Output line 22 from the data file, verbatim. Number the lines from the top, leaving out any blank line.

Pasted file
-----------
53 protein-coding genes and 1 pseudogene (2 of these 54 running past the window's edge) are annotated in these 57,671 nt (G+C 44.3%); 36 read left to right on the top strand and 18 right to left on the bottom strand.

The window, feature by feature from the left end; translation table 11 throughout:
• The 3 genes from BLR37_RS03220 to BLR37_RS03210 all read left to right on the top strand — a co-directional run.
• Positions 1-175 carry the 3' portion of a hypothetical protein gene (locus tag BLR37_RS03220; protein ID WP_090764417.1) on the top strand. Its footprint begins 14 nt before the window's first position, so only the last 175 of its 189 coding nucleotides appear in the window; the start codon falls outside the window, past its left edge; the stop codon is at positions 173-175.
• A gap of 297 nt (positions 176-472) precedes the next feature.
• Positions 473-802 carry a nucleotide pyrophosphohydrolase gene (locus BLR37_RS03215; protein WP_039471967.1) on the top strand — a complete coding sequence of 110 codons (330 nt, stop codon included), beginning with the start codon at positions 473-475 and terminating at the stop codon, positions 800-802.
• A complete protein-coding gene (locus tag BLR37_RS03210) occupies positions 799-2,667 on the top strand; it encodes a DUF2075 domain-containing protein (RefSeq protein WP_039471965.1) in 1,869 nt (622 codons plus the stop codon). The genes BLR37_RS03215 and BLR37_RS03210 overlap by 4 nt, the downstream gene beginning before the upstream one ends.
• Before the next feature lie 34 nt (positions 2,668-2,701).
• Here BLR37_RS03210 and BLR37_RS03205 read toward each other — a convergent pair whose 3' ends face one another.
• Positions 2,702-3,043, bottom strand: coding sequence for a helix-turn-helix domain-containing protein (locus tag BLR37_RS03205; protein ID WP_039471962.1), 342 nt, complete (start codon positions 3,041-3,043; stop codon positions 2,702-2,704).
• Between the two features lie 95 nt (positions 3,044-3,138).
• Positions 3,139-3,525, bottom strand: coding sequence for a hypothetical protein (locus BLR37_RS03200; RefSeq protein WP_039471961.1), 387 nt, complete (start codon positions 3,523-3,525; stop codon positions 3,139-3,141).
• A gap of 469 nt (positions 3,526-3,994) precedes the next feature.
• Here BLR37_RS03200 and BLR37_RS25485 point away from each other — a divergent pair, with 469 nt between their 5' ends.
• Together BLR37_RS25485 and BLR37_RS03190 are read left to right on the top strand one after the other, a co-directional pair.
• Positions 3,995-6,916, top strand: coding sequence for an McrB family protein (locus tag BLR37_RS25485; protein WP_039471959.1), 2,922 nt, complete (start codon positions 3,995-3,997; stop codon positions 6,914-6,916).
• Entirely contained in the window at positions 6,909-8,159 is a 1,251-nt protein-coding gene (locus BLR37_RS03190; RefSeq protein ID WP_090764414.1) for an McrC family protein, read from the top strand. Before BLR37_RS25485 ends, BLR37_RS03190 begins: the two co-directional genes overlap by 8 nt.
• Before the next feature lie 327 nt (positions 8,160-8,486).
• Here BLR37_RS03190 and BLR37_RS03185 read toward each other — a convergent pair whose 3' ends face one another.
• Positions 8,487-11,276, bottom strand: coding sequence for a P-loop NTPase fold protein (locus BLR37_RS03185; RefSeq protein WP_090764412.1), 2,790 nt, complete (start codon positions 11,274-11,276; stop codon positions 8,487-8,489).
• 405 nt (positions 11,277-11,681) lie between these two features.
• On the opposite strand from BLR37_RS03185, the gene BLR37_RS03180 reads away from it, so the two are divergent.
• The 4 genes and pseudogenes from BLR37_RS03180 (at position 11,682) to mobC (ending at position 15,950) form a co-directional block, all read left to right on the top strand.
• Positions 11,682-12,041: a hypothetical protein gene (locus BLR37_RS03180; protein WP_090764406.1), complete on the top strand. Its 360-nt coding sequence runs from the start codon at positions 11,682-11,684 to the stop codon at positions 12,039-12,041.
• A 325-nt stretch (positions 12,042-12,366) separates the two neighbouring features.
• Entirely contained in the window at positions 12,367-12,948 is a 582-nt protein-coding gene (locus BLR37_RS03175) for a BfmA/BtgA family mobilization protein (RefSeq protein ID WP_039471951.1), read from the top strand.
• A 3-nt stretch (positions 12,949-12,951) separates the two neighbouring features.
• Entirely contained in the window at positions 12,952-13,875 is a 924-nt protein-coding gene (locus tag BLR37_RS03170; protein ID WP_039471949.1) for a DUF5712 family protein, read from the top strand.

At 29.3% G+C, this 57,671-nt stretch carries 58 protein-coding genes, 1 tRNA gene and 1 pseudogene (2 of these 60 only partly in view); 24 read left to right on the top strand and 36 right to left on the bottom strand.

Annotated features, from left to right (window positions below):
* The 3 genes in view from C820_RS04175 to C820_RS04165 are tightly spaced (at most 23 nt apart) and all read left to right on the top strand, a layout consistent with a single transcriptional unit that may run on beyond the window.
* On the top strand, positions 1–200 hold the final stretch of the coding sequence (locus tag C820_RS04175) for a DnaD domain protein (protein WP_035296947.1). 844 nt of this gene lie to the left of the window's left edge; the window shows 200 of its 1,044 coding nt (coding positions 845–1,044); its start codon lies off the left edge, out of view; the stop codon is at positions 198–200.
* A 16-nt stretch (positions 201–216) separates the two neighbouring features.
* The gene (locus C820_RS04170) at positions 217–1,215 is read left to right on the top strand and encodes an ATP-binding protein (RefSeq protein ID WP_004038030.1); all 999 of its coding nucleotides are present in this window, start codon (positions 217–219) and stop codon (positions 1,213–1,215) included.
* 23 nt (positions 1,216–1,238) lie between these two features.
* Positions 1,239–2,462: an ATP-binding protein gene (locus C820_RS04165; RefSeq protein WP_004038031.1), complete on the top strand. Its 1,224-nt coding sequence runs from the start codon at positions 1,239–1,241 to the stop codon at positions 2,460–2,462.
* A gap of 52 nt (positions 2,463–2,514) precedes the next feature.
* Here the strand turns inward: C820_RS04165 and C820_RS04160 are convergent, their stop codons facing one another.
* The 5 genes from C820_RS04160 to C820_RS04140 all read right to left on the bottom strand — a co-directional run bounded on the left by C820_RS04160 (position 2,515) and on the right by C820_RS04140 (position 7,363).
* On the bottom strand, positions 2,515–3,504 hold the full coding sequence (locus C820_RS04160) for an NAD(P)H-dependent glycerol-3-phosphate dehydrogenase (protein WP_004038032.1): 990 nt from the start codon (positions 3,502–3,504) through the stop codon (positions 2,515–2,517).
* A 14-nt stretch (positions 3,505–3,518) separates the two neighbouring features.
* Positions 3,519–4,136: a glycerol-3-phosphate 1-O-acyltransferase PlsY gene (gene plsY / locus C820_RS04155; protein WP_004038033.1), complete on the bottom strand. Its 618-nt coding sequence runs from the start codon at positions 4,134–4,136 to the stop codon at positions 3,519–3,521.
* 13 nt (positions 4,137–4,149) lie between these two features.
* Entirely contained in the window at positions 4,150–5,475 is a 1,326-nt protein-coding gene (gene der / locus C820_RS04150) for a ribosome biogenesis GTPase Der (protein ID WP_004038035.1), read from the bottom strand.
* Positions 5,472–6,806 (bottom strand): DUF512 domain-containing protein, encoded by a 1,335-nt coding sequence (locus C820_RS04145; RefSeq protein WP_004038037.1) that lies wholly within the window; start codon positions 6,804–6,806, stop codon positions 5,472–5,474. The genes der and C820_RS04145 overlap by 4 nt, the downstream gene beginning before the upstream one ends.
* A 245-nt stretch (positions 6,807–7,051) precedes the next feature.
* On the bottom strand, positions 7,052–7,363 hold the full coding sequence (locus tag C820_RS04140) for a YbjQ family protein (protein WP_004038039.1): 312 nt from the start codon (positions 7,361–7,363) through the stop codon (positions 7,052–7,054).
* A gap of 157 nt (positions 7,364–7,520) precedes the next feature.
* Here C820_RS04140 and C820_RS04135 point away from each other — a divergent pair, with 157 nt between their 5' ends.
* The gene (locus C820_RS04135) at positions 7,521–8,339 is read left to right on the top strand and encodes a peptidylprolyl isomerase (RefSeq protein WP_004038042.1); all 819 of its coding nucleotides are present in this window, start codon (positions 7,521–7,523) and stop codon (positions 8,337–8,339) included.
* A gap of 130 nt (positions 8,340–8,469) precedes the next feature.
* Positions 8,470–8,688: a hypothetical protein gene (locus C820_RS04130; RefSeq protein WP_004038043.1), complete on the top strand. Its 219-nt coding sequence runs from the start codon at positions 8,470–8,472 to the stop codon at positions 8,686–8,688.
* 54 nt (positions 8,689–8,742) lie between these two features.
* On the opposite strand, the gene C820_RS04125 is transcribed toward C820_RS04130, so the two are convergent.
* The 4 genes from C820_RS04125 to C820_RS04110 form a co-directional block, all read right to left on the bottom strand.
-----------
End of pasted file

• On the opposite strand from BLR37_RS03185, the gene BLR37_RS03180 reads away from it, so the two are divergent.